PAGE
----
# Why is Q(sqrt(2)) not isomorphic with Q(sqrt(3))

1. Mar 2, 2008

### Gtay

1. The problem statement, all variables and given/known data

why is Q[$$\sqrt{2}$$] is not isomorphic to Q[$$\sqrt{3}$$]?

2. Relevant equations

3. The attempt at a solution

I do not know where to start?

2. Mar 2, 2008

### eok20

Assume you have an isomorphism $$f$$ from $$\mathbb{Q}[\sqrt{2}]$$ to $$\mathbb{Q}[\sqrt{3}]$$. Think about what $$\sqrt{2}$$ can be mapped to. Hint: you can deduce that $$f(\sqrt{2})^2 = 2$$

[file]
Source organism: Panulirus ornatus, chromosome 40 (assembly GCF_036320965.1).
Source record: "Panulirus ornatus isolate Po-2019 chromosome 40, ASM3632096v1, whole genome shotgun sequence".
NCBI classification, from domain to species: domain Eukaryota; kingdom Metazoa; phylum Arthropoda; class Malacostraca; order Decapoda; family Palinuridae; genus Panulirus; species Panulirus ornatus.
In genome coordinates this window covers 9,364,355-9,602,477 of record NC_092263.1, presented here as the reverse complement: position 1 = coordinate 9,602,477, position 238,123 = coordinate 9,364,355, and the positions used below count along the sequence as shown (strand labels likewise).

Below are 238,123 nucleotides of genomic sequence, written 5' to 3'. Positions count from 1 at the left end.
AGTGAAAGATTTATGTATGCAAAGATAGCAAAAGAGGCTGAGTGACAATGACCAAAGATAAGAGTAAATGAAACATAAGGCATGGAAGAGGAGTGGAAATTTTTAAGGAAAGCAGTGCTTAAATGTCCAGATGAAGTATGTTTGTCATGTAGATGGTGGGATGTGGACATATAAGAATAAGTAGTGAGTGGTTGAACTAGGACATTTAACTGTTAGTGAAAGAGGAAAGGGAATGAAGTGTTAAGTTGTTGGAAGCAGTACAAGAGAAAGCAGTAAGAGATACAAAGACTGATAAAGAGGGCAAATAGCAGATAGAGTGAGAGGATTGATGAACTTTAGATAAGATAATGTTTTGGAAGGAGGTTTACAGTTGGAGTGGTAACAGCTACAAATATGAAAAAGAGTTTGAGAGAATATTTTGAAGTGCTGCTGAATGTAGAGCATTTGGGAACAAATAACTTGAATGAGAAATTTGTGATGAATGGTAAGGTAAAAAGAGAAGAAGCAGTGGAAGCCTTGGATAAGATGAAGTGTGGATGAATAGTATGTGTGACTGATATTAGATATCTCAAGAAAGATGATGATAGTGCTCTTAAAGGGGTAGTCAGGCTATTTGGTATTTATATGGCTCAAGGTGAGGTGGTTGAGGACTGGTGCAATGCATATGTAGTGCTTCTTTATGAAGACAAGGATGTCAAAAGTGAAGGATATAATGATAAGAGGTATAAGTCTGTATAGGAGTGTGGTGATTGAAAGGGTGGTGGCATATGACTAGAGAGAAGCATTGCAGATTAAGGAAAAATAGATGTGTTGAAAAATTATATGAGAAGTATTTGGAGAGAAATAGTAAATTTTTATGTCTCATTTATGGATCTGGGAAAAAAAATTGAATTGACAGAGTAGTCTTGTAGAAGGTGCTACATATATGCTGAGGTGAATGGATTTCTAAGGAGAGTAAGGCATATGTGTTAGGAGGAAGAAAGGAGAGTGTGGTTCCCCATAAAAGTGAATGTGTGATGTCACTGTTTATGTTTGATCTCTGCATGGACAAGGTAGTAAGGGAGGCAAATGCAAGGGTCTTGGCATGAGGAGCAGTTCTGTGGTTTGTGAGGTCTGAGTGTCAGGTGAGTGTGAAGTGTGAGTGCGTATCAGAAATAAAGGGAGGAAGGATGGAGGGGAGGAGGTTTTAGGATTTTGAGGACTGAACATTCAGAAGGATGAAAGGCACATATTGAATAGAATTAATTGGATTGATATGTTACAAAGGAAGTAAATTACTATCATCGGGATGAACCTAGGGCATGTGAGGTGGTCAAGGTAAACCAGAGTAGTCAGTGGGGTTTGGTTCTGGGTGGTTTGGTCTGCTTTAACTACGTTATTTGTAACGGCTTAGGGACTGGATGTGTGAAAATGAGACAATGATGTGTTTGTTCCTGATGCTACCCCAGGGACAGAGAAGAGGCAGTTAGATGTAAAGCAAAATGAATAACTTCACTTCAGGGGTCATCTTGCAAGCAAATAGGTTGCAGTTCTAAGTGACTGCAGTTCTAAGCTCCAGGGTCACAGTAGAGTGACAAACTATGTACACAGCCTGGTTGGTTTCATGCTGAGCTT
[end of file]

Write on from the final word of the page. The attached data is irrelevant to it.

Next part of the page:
3. Mar 2, 2008

### Gtay

Thanks for the help.
If I assume there is an isomorphism from $$\mathbb{Q}[\sqrt{2}]$$ to $$\mathbb{Q}[\sqrt{3}]$$ then since $$\sqrt{2}$$ is not rational, it can only be mapped to $$\sqrt{3}$$. This says that (a+b$$\sqrt{2}$$) is mapped to (a+b$$\sqrt{3}$$) but the map here is not a homomorphism since it fails this requirement: f(ab) = f(a)f(b).
I am just curious if there is some characteristic that $$\mathbb{Q}[\sqrt{2}]$$ but $$\mathbb{Q}[\sqrt{3}]$$ does not? ( I guess not?)